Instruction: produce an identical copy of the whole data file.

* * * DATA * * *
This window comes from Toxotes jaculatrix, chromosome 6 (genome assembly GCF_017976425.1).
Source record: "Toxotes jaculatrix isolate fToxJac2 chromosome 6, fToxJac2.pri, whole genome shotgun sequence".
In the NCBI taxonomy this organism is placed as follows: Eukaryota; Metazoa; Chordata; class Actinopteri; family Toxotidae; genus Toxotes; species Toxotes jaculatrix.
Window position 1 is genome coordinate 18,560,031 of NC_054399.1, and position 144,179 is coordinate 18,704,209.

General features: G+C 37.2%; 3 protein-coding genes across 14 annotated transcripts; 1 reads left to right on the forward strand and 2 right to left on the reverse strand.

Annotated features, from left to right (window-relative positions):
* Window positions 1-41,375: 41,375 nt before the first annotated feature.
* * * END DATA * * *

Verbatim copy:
This window comes from Toxotes jaculatrix, chromosome 6 (genome assembly GCF_017976425.1).
Source record: "Toxotes jaculatrix isolate fToxJac2 chromosome 6, fToxJac2.pri, whole genome shotgun sequence".
In the NCBI taxonomy this organism is placed as follows: Eukaryota; Metazoa; Chordata; class Actinopteri; family Toxotidae; genus Toxotes; species Toxotes jaculatrix.
Window position 1 is genome coordinate 18,560,031 of NC_054399.1, and position 144,179 is coordinate 18,704,209.

General features: G+C 37.2%; 3 protein-coding genes across 14 annotated transcripts; 1 reads left to right on the forward strand and 2 right to left on the reverse strand.

Annotated features, from left to right (window-relative positions):
* Window positions 1-41,375: 41,375 nt before the first annotated feature.